Student death linked to controversial YAZ contraceptive

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A Johnson State College student’s death has been linked to a controversial contraceptive pill. Rebecca Bapp, a member of JSC’s External Degree Program, died Nov. 12 from a blood clot in her heart. She was 21 years old.

Bapp, a resident of Brownington, began suffering from breathing problems while working at the Community College of Vermont in Newport on Nov. 12. Her parents brought her to North Country Hospital in Newport, where doctors planned to transport her to the Dartmouth Hitchcock Medical Center in Lebanon, New Hampshire.

During the doctors’ examination, Bapp coded three times. The third time, doctors were unable to resuscitate her.

An autopsy found her secondary cause of death to be her oral contraceptive, Ocella, better known by its generic brand name, YAZ. YAZ and its sister drug, Yazmin, were the second best-selling drugs for pharmaceutical company Bayer in 2010, with $1.58 billion in sales.

YAZ has been suspected in deaths around the country, according to the Public Citizens Health Research Group. YAZ is on the group’s list of drugs not to use. YAZ can increase blood levels of potassium, while being no more effective in birth control than peer drugs.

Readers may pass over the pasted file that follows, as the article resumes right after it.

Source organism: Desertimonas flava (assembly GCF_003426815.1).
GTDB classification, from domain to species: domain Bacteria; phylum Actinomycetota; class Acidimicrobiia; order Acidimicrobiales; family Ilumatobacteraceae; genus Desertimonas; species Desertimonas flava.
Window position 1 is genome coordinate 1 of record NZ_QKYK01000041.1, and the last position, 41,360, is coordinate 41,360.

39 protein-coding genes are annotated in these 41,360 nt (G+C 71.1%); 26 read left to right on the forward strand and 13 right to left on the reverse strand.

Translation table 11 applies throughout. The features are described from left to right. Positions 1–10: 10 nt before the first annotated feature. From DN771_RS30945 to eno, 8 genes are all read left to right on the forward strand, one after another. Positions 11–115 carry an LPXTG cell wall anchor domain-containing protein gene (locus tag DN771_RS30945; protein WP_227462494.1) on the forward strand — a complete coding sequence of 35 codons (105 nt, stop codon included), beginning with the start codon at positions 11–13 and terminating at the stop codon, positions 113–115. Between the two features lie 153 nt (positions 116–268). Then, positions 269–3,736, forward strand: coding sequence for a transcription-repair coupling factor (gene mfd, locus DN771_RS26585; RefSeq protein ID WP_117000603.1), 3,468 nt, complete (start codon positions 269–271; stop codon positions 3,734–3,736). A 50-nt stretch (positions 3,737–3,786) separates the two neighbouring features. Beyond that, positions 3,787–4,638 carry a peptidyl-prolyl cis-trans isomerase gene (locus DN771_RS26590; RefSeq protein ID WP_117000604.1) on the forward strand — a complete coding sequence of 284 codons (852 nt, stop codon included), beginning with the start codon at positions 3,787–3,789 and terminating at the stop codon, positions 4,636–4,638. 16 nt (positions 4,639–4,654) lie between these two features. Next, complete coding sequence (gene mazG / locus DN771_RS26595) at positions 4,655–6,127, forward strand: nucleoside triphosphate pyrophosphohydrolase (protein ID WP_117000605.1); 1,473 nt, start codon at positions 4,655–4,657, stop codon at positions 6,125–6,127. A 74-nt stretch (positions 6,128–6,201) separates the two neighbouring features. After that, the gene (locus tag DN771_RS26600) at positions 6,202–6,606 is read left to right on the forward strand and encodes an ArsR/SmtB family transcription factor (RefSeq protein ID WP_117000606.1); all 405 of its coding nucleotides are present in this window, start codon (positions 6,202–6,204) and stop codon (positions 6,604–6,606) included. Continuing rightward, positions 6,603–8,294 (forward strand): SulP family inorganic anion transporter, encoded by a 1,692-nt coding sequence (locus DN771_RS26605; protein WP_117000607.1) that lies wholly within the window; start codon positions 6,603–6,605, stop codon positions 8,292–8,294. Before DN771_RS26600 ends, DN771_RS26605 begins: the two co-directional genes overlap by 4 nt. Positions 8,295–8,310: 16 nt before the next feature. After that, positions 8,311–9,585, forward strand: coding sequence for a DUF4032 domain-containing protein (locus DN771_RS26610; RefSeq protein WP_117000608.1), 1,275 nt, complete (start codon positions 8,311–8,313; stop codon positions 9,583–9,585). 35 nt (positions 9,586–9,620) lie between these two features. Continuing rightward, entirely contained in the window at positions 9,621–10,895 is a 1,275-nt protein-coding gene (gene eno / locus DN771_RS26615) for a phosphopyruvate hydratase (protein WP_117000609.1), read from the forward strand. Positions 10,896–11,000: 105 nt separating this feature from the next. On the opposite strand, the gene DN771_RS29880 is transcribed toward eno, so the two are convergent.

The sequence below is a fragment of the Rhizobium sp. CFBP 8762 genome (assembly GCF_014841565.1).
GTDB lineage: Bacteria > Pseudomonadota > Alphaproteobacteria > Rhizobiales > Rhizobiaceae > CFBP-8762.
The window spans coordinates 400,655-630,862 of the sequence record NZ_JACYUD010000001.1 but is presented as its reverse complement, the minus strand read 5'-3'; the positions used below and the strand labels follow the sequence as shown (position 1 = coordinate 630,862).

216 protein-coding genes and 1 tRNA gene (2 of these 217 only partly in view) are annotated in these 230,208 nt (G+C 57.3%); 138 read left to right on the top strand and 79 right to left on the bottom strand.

A November article in Bloomberg states that over 10,000 lawsuits have been filed against YAZ for various side-effects.

The Food and Drug Administration approved YAZ in 2006. This new contraceptive was separated from its predecessors by a key ingredient, drospirenone, a hormone that prior contraceptives did not contain.

Recent articles in the British Medical Journal reported a two- to three-times greater risk of blood clots and other serious issues in women taking oral contraceptives containing drospirenone. Angeliq, Beyaz, Gianvi, Safryal and Zarah are other contraceptives containing drospirenone.

Several studies conducted by the FDA have produced mixed results, with certain students suggesting an increased risk of blood clots, stroke and other problems from taking YAZ, and others finding no such increase.

Ocella has been the subject of federal advisory committee meetings through November and December. Former FDA commissioner David Kessler said Bayer failed to include an analysis demonstrating “an increase in the U.S. reporting rate” for blood clots during the FDA’s 2004 review of Yasmin’s safety.

The committee’s meetings will determine whether the drug is safe to market. Its findings will be posted on the FDA website.

Consumers are urged to report serious issues with oral contraceptives to the FDA’s MedWatch Adverse Event Reporting program at (800) FDA-1088, or online at www.accessdata.fda.gov/scripts/medwatch/medwatch-online.tm.

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